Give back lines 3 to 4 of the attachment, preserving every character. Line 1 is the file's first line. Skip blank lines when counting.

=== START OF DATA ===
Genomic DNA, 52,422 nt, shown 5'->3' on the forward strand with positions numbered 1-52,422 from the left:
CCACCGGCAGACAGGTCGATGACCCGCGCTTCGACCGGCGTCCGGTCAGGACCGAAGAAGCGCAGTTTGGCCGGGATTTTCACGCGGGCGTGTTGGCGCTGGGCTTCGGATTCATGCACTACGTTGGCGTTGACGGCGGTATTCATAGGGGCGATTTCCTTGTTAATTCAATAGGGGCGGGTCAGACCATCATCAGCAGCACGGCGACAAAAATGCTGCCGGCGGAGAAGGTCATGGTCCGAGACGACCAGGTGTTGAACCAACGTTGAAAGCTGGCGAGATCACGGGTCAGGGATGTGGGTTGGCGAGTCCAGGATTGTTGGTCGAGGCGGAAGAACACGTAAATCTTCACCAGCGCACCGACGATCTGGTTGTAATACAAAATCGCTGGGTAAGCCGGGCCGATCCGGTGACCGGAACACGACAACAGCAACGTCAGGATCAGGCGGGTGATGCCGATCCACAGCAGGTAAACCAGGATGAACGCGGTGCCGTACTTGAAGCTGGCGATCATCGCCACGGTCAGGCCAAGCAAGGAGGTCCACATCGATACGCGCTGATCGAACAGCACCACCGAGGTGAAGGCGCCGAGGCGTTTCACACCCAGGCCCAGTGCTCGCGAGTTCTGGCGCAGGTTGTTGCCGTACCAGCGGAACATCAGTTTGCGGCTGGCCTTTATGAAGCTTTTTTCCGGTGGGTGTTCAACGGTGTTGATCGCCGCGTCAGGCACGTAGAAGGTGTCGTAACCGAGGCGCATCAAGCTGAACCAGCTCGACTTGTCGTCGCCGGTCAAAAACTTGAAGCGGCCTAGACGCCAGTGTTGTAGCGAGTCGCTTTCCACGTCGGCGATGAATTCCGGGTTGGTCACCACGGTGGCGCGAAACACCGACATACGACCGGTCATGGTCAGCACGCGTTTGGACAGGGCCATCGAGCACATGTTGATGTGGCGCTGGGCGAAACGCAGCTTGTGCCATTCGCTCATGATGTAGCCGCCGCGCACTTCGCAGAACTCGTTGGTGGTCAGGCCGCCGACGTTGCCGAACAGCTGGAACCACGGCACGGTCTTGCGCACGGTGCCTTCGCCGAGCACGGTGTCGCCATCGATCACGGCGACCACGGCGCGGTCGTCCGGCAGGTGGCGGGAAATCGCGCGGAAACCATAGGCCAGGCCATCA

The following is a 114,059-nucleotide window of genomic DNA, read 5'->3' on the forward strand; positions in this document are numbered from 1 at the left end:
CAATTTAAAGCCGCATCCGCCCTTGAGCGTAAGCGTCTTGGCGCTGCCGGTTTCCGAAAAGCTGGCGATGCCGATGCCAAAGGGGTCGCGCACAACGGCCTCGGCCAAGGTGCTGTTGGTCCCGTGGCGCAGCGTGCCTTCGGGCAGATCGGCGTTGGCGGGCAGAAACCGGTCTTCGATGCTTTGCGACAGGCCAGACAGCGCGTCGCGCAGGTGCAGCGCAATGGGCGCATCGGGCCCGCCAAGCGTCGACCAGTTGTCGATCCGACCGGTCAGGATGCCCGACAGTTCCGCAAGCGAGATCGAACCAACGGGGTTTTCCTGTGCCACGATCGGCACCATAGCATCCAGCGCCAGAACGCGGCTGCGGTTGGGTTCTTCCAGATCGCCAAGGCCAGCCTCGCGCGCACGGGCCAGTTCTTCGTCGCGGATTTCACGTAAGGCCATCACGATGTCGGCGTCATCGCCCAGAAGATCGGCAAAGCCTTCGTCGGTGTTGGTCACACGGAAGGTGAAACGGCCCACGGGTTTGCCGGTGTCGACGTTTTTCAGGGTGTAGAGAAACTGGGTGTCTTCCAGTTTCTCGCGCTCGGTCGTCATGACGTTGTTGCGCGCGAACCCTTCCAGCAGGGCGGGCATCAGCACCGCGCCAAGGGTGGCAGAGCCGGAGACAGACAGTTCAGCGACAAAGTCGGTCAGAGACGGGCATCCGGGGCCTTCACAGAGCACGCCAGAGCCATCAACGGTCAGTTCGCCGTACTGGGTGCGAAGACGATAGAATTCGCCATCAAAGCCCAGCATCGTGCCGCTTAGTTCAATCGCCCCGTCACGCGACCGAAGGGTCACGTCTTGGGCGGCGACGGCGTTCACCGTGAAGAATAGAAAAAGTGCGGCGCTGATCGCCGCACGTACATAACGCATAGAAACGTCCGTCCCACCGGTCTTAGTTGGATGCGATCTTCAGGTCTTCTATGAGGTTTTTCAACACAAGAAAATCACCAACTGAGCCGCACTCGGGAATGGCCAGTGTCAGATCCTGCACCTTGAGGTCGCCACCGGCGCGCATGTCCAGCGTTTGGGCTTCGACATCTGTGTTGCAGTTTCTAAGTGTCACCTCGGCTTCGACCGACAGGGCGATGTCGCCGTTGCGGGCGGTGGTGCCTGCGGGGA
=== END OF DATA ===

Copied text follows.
The following is a 114,059-nucleotide window of genomic DNA, read 5'->3' on the forward strand; positions in this document are numbered from 1 at the left end:
CAATTTAAAGCCGCATCCGCCCTTGAGCGTAAGCGTCTTGGCGCTGCCGGTTTCCGAAAAGCTGGCGATGCCGATGCCAAAGGGGTCGCGCACAACGGCCTCGGCCAAGGTGCTGTTGGTCCCGTGGCGCAGCGTGCCTTCGGGCAGATCGGCGTTGGCGGGCAGAAACCGGTCTTCGATGCTTTGCGACAGGCCAGACAGCGCGTCGCGCAGGTGCAGCGCAATGGGCGCATCGGGCCCGCCAAGCGTCGACCAGTTGTCGATCCGACCGGTCAGGATGCCCGACAGTTCCGCAAGCGAGATCGAACCAACGGGGTTTTCCTGTGCCACGATCGGCACCATAGCATCCAGCGCCAGAACGCGGCTGCGGTTGGGTTCTTCCAGATCGCCAAGGCCAGCCTCGCGCGCACGGGCCAGTTCTTCGTCGCGGATTTCACGTAAGGCCATCACGATGTCGGCGTCATCGCCCAGAAGATCGGCAAAGCCTTCGTCGGTGTTGGTCACACGGAAGGTGAAACGGCCCACGGGTTTGCCGGTGTCGACGTTTTTCAGGGTGTAGAGAAACTGGGTGTCTTCCAGTTTCTCGCGCTCGGTCGTCATGACGTTGTTGCGCGCGAACCCTTCCAGCAGGGCGGGCATCAGCACCGCGCCAAGGGTGGCAGAGCCGGAGACAGACAGTTCAGCGACAAAGTCGGTCAGAGACGGGCATCCGGGGCCTTCACAGAGCACGCCAGAGCCATCAACGGTCAGTTCGCCGTACTGGGTGCGAAGACGATAGAATTCGCCATCAAAGCCCAGCATCGTGCCGCTTAGTTCAATCGCCCCGTCACGCGACCGAAGGGTCACGTCTTGGGCGGCGACGGCGTTCACCGTGAAGAATAGAAAAAGTGCGGCGCTGATCGCCGCACGTACATAACGCATAGAAACGTCCGTCCCACCGGTCTTAGTTGGATGCGATCTTCAGGTCTTCTATGAGGTTTTTCAACACAAGAAAATCACCAACTGAGCCGCACTCGGGAATGGCCAGTGTCAGATCCTGCACCTTGAGGTCGCCACCGGCGCGCATGTCCAGCGTTTGGGCTTCGACATCTGTGTTGCAGTTTCTAAGTGTCACCTCGGCTTCGACCGACAGGGCGATGTCGCCGTTGCGGGCGGTGGTGCCTGCGGGGA